Yet while authorities and scholars say that these erring cults represent less than three percent of the total NRMs, there is a widespread public bias and distrust of cults, as NRMs are commonly known.
With groups that influence religious beliefs, political thinking and even health and nutrition, applying the term “cult” is generally pejorative. In part, this is due to controversies concerning groups whose beliefs and practices are not only outside of the mainstream but also violate human rights, public safety and peace and order.
Last week, Carmen police released 11 minors after a father complained that his three children were forcibly kept inside a poorly ventilated hut in Sitio Bito, Barangay Baring, Carmen for several days.
According to Mia E. Abellana’s Mar. 26, 2008 report in Sun.Star Cebu, the police arrested Jessica Sayson and other adult followers of the group called Pagtulun-an sa Dios Amahan (Teachings of God the Father) after they refused to release the Saysons’ three children and eight other minors.
Jessica’s husband, Edilberto, said that he was worried about his children’s health and schooling. Jessica and the other members countered that the children did not want to leave the hut as their neighbors were involved in “evil deeds.”
Early warning signs
According to Rodney Stark’s “A Theory of Religion,” a religious “sect” is “a deviant religious organization with traditional beliefs and practices” while a “cult” is “a deviant religious organization with novel beliefs and practices.”
Regardless of the label, the public should educate itself about the “warning signs of a destructive cult.” This is the advocacy of FACTNet, Inc., a “nonprofit organization Internet library dedicated to protecting freedom of mind by reducing harms caused by destructive cults and mind control.”
According to www.factnet.org, “coercive persuasion” is the chief dominant feature of a group that “suppresses the ability of people to reason, think critically, and make choices in their own best interest.”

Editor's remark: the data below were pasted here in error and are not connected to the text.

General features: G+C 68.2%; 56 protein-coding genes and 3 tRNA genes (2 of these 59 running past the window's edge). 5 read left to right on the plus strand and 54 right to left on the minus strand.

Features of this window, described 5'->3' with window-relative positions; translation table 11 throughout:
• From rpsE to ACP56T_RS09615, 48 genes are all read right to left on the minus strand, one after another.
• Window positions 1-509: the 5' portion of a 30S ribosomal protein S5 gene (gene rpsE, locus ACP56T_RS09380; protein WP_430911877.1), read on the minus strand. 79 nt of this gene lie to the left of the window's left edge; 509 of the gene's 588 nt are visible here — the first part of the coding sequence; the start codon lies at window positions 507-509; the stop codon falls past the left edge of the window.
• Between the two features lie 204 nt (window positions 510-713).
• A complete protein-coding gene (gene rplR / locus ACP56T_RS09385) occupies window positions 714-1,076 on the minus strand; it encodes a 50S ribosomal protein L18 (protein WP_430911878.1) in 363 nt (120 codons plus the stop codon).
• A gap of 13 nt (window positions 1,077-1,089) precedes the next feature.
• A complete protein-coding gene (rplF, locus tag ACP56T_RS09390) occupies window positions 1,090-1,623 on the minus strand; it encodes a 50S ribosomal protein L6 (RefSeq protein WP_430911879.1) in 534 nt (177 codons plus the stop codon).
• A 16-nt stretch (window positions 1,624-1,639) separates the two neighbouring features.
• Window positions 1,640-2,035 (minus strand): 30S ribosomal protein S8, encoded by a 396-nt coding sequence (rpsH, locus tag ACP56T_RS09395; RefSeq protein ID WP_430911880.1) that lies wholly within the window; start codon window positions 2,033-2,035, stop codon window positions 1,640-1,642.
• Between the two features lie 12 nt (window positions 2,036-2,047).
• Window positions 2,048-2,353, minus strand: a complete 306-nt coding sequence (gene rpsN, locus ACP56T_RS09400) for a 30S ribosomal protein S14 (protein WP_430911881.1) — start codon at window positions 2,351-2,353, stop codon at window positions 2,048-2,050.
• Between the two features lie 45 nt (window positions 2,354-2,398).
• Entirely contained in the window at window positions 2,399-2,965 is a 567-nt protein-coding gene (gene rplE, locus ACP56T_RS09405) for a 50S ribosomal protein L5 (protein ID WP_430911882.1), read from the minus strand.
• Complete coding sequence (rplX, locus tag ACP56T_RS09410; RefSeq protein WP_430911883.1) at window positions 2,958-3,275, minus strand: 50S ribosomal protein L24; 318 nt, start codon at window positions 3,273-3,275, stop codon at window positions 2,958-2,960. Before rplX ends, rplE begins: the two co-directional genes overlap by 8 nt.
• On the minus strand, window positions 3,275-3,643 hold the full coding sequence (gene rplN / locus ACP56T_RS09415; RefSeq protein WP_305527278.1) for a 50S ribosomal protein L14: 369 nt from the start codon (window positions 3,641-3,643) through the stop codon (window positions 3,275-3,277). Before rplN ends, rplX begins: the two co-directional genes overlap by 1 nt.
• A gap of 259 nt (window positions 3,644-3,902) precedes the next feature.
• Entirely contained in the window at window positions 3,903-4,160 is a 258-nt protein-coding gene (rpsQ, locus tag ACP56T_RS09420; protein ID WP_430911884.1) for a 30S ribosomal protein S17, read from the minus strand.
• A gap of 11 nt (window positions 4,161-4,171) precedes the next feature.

The website advocates that persons should investigate a group if its leader shows a “totalitarian” tendency to control behavior, from “what (members) believe… (to) what (they) wear and eat, when and where members work, sleep, and bathe, and how members think, speak, and conduct familial, marital, or sexual relationships.”
A cult leader may force members to abandon or alter their families, jobs and lifestyles. His or her system of beliefs and laws is projected to be the only viable one ensuring change or redemption. There may be “false, irrational or even contradictory teaching,” as well as “false miracles performed or endorsed by the leadership.”
A leader may discourage regular medical care and emphasize reliance on faith healing. Children are abused, as when they are blindfolded for hours to “meditate.” Sexual abuse, forced labor and confinement are carried out against members.
Destructive cults make an appeal to social contributions, which turn out to be fronts for recruitment and fundraising, solely for increasing the wealth and prestige of the leader. Members surrender their possessions, money, time and lives to their leaders.
Us versus them
Ethical double standards require members to conform to a strict code while tolerating leaders’ abuses or excesses.
Leaders may also encourage members to be open within the group but manipulative and deceptive to non-members or group outsiders.
Members may be incited to phobias, hatred, threats, harassment and excessive lawsuits against critics and outsiders.
When there are doubts that a group presents potential risk to the physical, emotional and mental health of a person, complaints should be lodged so that the authorities can intervene. Professional counseling is needed to help former members return to the mental and psychological balance suppressed by cult brainwashing.